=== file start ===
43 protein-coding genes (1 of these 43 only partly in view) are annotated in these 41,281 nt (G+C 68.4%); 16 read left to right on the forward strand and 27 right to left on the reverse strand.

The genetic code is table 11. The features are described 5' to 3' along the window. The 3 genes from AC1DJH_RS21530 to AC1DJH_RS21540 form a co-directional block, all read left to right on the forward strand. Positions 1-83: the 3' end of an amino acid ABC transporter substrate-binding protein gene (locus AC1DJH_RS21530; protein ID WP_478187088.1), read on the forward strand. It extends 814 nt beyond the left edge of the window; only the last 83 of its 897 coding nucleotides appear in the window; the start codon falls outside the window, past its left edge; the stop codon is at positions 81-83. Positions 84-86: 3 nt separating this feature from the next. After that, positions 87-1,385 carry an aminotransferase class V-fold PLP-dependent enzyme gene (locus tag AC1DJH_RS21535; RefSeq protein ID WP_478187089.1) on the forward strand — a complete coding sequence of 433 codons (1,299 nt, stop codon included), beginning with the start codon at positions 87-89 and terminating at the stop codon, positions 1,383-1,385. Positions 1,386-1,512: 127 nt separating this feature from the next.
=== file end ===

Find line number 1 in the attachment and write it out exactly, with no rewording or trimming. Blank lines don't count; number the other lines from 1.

43 protein-coding genes (1 of these 43 only partly in view) are annotated in these 41,281 nt (G+C 68.4%); 16 read left to right on the forward strand and 27 right to left on the reverse strand.